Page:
Investigation of the differences in the local protein environments surrounding tyrosine radicals YZ and YD in photosystem II using wild-type and the D2-tyr160Phe mutant of synechocystis 6803

Xiao Song Tang, Ming Zheng, Dexter A. Chisholm, G. Charles Dismukes, Bruce A. Diner

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Abstract

The reaction center of photosystem II (PSII) of the oxygenic photosynthetic electron transport chain contains two redox-active tyrosines, Tyr160 (YD) of the D2 polypeptide and Tyr161 (YZ) of the D1 polypeptide, each of which may be oxidized by the primary electron donor, P680+. Spectroscopic characterization of YZ* has been hampered by the simultaneous presence of the much more stable YD, the short lifetime of YZ, and the difficulty in trapping the YZ radical at low temperature. We present here a method for obtaining an uncontaminated YZ radical, trapped by freezing under illumination of PSII core complexes isolated from YD-less mutants of Synechocystis 6803. Specific labeling with deuterium of the β-methylene-3,3- or of the ring 3,5-protons of the PSII reaction center tyrosines in the YD-less D2-Tyr160Phe mutant results in a change in the hyperfine structure of the YZ EPR signal, further confirming that this signal indeed arises from tyrosine. The trapped YZ radical is also stable for several months at liquid nitrogen temperature. Due to both the absence of contaminating paramagnetic species and the stability at low temperature of YZ, this mutant core complex constitutes an excellent experimental system for the spectroscopic analysis of YZ. We have compared the environments of YZ and YD by EPR, 1H ENDOR, and TRIPLE spectroscopies using both mutant and wild-type core complexes, with the following observations: (1) the EPR spectra of YZ and YD differ in line shape and line width. (2) Both YZ and YD exhibit D2O-exchangeable 1H hyperfine coupling near 3 MHz, consistent with the presence of a hydrogen bond from a proton donor to the phenolic oxygen atom of a neutral tyrosyl radical. This hyperfine coupling is sharp in the case of YD, indicating the hydrogen bond to be well-defined. In the case of YZ it is broad, suggestive of a distribution of hydrogen-bonding distances. (3) YD possesses three additional weak couplings that disappear in D2O, arising from three or fewer protons (protein or solvent) located within a shell between 4.5 and 8.5 Å. (4) All of the 1H couplings of YD are sharp, which is indicative of a well-ordered protein environment. (5) All of the 1H couplings in the YZ spectrum are broad. The environment surrounding YZ appears to be more disordered and solvent-accessible.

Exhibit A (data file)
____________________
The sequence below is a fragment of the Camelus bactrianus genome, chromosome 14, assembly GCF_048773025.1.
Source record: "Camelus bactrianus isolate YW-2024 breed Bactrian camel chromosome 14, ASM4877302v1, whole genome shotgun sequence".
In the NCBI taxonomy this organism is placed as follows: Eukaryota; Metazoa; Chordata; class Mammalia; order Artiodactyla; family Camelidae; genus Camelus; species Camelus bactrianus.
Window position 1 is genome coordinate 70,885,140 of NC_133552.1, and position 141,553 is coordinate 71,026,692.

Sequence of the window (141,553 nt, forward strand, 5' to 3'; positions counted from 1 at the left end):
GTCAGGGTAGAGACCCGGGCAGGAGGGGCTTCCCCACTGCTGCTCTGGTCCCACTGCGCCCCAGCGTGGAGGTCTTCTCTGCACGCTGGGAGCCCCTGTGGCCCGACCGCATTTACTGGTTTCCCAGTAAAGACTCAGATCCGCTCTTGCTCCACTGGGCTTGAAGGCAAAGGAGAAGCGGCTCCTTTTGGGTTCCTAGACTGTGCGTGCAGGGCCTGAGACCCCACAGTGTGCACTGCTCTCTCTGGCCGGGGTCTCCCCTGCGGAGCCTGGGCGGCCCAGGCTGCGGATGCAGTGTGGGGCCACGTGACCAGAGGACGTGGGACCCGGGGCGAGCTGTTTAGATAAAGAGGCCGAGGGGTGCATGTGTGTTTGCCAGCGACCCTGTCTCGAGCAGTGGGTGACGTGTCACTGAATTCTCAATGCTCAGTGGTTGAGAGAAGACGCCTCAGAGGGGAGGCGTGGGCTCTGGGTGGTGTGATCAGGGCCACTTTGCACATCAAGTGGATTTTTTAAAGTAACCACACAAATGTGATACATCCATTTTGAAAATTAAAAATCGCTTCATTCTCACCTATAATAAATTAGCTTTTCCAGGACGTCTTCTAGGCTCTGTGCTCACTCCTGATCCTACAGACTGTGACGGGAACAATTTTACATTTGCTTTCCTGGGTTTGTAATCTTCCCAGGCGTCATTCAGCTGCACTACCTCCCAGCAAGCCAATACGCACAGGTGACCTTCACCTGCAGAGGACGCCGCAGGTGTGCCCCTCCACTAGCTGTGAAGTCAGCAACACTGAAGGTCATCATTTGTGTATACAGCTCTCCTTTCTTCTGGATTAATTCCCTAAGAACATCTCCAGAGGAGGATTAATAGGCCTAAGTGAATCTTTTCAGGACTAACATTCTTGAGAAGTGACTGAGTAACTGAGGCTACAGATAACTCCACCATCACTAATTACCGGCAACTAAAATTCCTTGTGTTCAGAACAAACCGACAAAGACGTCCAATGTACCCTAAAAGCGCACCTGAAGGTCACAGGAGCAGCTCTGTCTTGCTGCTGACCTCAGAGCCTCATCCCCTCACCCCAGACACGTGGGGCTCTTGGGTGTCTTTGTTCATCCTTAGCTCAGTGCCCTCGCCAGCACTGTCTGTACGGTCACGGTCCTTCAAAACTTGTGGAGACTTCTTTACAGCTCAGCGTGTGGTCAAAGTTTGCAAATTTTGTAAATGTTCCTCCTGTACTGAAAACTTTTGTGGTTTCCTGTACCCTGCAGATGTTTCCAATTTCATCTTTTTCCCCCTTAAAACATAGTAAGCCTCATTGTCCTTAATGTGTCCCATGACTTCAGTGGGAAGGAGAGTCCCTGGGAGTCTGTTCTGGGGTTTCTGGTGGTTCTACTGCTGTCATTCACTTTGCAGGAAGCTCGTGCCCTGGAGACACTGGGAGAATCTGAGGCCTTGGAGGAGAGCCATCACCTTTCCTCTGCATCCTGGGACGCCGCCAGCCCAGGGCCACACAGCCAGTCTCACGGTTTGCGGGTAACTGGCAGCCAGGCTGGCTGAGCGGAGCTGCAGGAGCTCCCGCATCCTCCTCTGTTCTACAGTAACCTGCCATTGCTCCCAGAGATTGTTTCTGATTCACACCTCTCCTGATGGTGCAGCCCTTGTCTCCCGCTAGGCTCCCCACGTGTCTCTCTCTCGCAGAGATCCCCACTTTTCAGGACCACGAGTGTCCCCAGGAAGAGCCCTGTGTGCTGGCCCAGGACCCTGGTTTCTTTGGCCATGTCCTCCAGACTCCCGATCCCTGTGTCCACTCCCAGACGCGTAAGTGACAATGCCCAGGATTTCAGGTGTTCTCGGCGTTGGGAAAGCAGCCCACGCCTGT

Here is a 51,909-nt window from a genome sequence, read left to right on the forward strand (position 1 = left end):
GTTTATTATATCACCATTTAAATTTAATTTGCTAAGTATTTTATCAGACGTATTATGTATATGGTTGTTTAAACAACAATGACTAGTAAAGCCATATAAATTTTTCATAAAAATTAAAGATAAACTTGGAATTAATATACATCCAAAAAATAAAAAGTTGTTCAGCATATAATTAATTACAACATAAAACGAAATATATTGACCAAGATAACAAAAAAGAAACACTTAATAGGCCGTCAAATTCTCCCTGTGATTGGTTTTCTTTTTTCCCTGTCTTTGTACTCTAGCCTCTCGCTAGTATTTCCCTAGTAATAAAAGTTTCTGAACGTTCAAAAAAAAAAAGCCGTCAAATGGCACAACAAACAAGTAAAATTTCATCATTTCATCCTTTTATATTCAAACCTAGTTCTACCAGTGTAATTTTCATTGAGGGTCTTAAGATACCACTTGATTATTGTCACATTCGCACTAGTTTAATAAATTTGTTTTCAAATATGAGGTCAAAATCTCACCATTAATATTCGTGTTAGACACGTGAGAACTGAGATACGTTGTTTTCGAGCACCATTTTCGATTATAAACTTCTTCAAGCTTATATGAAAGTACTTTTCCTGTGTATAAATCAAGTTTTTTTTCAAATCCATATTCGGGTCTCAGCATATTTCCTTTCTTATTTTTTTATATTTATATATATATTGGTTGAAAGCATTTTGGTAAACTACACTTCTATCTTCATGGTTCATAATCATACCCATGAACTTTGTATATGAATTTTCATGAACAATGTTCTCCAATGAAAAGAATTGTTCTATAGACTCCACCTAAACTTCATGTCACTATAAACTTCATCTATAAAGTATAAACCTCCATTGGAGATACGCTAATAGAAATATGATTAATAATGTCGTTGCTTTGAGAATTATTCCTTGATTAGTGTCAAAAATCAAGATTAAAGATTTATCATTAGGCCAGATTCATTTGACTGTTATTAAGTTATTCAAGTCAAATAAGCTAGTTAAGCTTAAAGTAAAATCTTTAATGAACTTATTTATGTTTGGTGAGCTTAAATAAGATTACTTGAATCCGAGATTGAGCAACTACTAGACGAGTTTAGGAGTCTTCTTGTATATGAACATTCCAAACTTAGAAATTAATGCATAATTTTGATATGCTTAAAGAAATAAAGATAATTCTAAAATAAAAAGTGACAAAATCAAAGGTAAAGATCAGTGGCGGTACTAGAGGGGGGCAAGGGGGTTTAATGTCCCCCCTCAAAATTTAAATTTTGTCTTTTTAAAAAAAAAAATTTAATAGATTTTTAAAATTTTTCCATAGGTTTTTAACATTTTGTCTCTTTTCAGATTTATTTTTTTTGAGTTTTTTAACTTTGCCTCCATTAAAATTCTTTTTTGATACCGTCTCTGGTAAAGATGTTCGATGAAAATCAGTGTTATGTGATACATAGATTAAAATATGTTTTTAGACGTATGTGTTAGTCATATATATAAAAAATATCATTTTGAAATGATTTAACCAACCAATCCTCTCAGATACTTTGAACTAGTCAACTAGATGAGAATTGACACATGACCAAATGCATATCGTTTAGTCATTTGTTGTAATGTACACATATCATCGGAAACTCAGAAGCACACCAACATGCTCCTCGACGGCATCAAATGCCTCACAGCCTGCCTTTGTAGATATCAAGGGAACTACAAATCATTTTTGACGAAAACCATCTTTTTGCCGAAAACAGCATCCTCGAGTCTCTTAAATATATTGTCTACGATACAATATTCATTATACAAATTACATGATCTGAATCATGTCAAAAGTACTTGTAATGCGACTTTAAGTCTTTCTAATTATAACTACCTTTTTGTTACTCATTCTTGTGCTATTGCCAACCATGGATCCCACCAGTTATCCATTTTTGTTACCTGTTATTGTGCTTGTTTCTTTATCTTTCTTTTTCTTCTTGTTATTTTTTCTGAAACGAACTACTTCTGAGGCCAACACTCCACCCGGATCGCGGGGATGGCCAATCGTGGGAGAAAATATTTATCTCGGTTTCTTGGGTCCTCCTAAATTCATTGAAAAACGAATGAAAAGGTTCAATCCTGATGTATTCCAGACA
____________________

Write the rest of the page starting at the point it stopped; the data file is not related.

Original languageEnglish
Pages (from-to)1475-1484
Number of pages10
JournalBiochemistry
Volume35
Issue number5
DOIs
Publication statusPublished - Feb 6 1996

ASJC Scopus subject areas

  • Biochemistry

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